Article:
Another solid entry sure to attract the attention of art and math teachers alike.

READ REVIEW

SPOTTY, STRIPY, SWIRLY

WHAT ARE PATTERNS?

Patterning and ways of sorting are the focus of the third in Brocket's four-part series, and, as with her color and texture entries, her brightly colored close-up photos truly make the book.

Beginning with a definition, Brocket treats readers to a visual feast of patterns. Her up-close photos show a wide array of objects with their own distinctive patterns, from fabrics and architectural elements to food and plants. Simple arrangements of objects share a page with complex ones, and the familiar are mixed in with the new: a quilt, a candy-decorated cake, a garden full of lettuce, a dahlia, the shadow of a fence, a building’s windows, polka-dot socks. But Brocket does not stop there—she delves into the reasons for patterns. They help us identify plants, stay organized, decorate and plan, but, most of all, they are pleasing to the eye. While this entry lacks the great adjectives that made the first two in the series such standouts, the text does give children some words to help describe what they see—swirls, stripes, dots, zigzag. Brocket peppers the text with challenges that require children to identify the patterns, to look for more around them and to create their own, even pointing out how the same collection of rocks can be sorted in different ways to create different patterns.

Another solid entry sure to attract the attention of art and math teachers alike. (Informational picture book. 4-8)

Pub Date: March 1, 2012

ISBN: 978-0-7613-4613-5

Page Count: 32

Publisher: Millbrook/Lerner

Review Posted Online: Jan. 18, 2012

Kirkus Reviews Issue: Feb. 1, 2012

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PERFECT SQUARE

The volume, like its subject, is a perfect square, welcoming readers into a colorful, geometric romp. Opposite a shiny red page with white type sits “a perfect [red] square. It had four matching corners and four equal sides.” On the next page, the square wears a smile, because it is “perfectly happy.” On Monday, though, the square is no longer square; someone has cut it up and had at it with a hole puncher, so those shapes arrange themselves into a fountain (with red dots as water). On Tuesday, the square is torn into orange shapes and becomes a garden with the addition of a few well-placed lines. Wednesday’s green shreds become a park, Friday’s blue ribbons turn into a river. Each day, the brilliant colors change, and the square is torn, crumpled or cut. The artist adds lines—making fish, clouds, etc.—that enable readers to see the new creation. The simple language is as perfect as the initial square. Hall’s acrylic monotypes make each iteration slightly different in texture and color, so the whole is a visual feast. The entire week comes together in a “This is the house that Jack built” way at the end, when on Sunday the square becomes a window onto all that was made. Young readers will absorb the visual lessons effortlessly and with delight. (Picture book. 4-8)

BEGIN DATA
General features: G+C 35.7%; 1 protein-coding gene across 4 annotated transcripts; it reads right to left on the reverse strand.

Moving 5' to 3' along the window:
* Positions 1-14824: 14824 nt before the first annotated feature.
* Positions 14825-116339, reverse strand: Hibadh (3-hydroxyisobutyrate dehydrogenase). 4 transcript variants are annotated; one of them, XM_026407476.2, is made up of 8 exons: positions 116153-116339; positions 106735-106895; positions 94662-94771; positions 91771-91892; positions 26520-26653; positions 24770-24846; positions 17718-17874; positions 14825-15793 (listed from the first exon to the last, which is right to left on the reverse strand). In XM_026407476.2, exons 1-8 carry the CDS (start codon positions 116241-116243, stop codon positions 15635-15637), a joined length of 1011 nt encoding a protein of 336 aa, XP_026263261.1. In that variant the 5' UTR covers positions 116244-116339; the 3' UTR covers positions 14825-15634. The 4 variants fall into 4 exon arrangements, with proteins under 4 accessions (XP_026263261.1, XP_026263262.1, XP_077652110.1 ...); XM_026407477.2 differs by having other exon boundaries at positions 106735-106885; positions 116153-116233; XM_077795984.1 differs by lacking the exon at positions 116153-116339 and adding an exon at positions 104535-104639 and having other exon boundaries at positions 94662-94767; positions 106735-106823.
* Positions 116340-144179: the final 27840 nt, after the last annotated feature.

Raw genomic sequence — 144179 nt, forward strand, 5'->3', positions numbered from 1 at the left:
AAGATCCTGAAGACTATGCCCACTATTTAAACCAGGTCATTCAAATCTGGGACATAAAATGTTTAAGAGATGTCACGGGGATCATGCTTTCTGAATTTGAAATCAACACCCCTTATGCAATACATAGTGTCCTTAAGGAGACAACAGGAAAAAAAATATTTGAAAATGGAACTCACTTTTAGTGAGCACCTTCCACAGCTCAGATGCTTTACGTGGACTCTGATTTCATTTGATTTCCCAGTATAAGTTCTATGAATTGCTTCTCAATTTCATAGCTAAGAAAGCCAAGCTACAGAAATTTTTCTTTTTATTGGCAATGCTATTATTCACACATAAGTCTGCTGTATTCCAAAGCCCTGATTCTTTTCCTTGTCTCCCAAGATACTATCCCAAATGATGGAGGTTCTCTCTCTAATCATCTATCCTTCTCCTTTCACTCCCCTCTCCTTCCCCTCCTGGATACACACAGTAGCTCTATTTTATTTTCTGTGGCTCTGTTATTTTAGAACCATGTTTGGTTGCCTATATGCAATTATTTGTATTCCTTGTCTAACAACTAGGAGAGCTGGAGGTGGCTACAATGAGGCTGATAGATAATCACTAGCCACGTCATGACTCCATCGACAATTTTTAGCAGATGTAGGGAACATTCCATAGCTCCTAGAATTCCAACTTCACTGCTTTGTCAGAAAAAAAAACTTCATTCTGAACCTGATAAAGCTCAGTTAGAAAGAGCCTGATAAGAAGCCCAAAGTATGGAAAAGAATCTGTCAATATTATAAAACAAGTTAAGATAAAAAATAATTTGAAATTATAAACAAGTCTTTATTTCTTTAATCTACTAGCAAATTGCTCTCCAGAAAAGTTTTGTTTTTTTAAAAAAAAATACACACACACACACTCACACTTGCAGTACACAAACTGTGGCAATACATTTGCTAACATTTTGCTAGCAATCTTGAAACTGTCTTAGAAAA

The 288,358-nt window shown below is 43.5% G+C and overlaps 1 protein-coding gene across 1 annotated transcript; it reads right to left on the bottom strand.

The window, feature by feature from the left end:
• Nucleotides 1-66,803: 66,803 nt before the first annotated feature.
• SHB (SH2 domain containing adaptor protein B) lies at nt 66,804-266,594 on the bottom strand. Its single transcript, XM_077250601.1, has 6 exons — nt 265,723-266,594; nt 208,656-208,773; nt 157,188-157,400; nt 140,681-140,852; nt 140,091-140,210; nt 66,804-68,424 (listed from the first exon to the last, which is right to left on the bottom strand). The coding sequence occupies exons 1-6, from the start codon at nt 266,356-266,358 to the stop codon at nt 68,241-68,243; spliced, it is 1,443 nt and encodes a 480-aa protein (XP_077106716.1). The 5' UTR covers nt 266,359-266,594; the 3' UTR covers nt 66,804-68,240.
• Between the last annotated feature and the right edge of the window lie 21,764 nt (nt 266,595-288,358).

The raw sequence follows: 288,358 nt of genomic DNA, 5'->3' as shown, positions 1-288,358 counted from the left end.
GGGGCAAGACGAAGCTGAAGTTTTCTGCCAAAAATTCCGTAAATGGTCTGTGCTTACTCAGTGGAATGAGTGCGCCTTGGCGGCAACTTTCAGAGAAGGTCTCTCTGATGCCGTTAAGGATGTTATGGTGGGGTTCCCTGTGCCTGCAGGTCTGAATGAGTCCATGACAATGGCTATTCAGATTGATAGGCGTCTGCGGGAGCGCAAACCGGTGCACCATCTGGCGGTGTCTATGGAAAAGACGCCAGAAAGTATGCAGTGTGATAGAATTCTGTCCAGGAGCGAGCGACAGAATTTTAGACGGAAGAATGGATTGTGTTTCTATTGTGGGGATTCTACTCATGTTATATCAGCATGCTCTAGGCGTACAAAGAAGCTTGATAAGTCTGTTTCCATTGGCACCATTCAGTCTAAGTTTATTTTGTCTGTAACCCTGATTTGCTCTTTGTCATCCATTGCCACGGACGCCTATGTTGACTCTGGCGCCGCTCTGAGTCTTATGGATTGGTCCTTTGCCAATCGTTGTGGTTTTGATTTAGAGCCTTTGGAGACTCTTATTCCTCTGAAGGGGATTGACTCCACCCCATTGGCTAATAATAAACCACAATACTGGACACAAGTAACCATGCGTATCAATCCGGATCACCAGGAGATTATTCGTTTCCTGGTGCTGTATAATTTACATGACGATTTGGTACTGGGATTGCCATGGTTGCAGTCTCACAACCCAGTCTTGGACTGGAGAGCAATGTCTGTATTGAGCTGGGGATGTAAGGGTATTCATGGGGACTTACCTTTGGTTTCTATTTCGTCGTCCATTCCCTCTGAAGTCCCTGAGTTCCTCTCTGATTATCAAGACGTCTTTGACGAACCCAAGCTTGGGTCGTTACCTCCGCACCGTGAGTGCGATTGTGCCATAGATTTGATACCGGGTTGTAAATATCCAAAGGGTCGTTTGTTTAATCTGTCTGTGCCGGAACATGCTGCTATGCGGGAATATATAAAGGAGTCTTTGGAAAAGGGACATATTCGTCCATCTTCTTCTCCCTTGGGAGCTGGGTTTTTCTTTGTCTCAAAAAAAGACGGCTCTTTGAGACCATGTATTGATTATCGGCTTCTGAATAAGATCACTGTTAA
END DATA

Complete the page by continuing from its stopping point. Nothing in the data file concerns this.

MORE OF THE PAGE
Pub Date: April 1, 2011

ISBN: 978-0-06-191513-0

Page Count: 40

Publisher: Greenwillow

Review Posted Online: April 5, 2011

Kirkus Reviews Issue: March 15, 2011

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Thank you, Gerald and Piggie. We’ll miss you

THE THANK YOU BOOK

From the Elephant & Piggie series

Piggie is “one lucky pig,” and she’s determined to make sure she thanks “everyone who is important to” her in this, the final Elephant & Piggie book.

Gerald is sure his friend will forget someone—“someone important”—but Piggie assures him, “It will be a THANK-O-RAMA!” Piggie proceeds to thank the Squirrels for their great ideas, Snake for playing ball, and the Pigeon “for never giving up.” Piggie thanks and thanks: “I am a thanking machine!” She thanks character after character, even the Flies (“Any time, dude!”), as Gerald continues to interject that she’ll forget “someone VERY important.” Finally Piggie runs out of thanks, and by this time Gerald is steamed. “I goofed,” Piggie says in itty-bitty type, before lavishing thanks on Gerald. But that’s not whom Piggie forgot to thank! A classic Willems tantrum later, Gerald reveals the “someone important”: “Our reader.” Of course. “We could not be ‘us’ without you,” says Gerald, earnestly looking out from the page, and Piggie chimes in, “You are the best!” As Elephant & Piggie books go, this isn’t one of the strongest, but it is a validating valediction to fans of the two characters, who have won Willems two Geisel Medals and five Honors. Yes, Gerald and Piggie have ushered countless readers into literacy, but as they rightly note, reading is a collaborative act.

Thank you, Gerald and Piggie. We’ll miss you . (Early reader. 5-8)

Pub Date: May 3, 2016

ISBN: 978-1-4231-7828-6

Page Count: 64

Publisher: Hyperion

Review Posted Online: May 10, 2016

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